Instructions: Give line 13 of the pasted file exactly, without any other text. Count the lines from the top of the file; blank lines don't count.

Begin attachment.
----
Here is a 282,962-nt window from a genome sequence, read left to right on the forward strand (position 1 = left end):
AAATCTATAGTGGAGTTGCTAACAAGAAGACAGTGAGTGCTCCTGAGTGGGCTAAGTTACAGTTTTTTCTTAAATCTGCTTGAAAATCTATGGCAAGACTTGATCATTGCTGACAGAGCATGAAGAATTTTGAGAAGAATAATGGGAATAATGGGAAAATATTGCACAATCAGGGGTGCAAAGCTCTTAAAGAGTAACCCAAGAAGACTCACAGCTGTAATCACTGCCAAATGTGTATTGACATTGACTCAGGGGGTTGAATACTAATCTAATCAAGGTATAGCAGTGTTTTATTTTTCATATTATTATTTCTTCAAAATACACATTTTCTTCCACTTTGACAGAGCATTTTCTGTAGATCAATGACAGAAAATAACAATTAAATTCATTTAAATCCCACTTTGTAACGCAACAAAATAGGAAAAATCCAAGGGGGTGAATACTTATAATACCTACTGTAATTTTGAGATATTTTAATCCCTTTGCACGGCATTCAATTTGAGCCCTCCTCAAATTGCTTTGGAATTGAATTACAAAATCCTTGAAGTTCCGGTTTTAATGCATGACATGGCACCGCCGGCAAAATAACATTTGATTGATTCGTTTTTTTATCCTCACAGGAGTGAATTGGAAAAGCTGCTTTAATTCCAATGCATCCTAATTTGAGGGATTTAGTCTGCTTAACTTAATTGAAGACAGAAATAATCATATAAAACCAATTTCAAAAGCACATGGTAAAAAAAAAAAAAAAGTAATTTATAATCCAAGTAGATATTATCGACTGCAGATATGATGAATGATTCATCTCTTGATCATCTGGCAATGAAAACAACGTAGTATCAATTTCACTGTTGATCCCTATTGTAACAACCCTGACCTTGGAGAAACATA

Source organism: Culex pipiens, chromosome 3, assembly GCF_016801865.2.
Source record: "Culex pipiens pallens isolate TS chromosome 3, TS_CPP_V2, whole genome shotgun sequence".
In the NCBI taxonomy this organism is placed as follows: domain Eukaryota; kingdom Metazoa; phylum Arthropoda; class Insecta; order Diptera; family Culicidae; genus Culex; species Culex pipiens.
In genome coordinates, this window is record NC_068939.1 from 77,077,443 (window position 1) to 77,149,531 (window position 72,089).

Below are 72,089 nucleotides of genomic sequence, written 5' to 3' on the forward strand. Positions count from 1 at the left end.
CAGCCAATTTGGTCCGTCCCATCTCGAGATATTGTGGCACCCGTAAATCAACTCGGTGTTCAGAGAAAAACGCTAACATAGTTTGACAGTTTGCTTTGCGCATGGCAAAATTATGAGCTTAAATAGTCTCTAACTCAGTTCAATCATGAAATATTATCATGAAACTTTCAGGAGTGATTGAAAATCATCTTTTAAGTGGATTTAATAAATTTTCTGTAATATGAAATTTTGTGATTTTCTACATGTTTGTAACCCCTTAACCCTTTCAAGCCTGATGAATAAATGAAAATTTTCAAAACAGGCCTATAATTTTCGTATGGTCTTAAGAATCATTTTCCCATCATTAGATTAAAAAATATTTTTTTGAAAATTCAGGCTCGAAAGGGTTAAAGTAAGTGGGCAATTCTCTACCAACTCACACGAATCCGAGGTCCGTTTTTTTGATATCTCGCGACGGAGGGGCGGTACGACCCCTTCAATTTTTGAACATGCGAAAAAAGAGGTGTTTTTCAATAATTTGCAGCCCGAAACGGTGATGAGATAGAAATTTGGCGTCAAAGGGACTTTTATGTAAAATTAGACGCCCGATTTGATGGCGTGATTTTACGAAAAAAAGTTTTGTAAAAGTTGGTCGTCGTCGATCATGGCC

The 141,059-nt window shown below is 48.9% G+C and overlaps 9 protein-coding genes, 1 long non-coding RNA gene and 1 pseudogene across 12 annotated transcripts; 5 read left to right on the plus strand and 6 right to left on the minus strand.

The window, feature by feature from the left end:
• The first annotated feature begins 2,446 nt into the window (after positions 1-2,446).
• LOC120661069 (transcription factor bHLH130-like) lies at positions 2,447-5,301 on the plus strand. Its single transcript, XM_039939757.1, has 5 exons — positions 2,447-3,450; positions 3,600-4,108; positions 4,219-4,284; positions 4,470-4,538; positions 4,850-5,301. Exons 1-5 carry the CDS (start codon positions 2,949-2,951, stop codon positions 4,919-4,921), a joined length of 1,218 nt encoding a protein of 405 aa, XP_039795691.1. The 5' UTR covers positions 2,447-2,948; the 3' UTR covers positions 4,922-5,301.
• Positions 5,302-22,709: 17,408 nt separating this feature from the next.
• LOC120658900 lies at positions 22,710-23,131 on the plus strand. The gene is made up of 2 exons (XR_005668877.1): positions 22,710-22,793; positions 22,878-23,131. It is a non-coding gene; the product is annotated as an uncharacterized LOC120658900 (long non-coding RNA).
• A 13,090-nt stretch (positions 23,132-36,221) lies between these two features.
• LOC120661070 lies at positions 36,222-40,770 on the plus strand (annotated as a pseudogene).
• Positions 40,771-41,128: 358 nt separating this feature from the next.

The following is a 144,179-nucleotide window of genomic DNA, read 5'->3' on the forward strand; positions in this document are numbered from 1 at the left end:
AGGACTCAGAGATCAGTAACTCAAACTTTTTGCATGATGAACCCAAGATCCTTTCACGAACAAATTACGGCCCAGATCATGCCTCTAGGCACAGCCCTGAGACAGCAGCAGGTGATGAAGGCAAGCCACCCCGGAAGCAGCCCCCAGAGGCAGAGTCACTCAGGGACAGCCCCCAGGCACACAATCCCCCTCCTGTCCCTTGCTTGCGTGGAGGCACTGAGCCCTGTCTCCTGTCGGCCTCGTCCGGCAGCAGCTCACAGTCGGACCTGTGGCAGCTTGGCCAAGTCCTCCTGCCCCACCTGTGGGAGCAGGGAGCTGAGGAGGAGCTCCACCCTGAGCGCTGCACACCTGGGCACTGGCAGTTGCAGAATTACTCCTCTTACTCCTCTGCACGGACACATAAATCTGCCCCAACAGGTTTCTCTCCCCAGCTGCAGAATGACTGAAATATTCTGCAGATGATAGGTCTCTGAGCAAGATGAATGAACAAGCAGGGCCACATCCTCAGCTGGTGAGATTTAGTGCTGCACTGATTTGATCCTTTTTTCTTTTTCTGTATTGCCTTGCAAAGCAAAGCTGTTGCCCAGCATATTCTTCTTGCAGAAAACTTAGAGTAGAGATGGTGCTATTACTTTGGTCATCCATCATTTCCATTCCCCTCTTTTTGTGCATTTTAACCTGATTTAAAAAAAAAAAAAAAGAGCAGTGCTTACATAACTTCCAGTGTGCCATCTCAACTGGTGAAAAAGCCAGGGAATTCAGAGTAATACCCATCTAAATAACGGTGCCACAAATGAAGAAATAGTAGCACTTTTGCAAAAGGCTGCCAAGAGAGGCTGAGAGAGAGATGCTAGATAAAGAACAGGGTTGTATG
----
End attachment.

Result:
• Positions 5,302-22,709: 17,408 nt separating this feature from the next.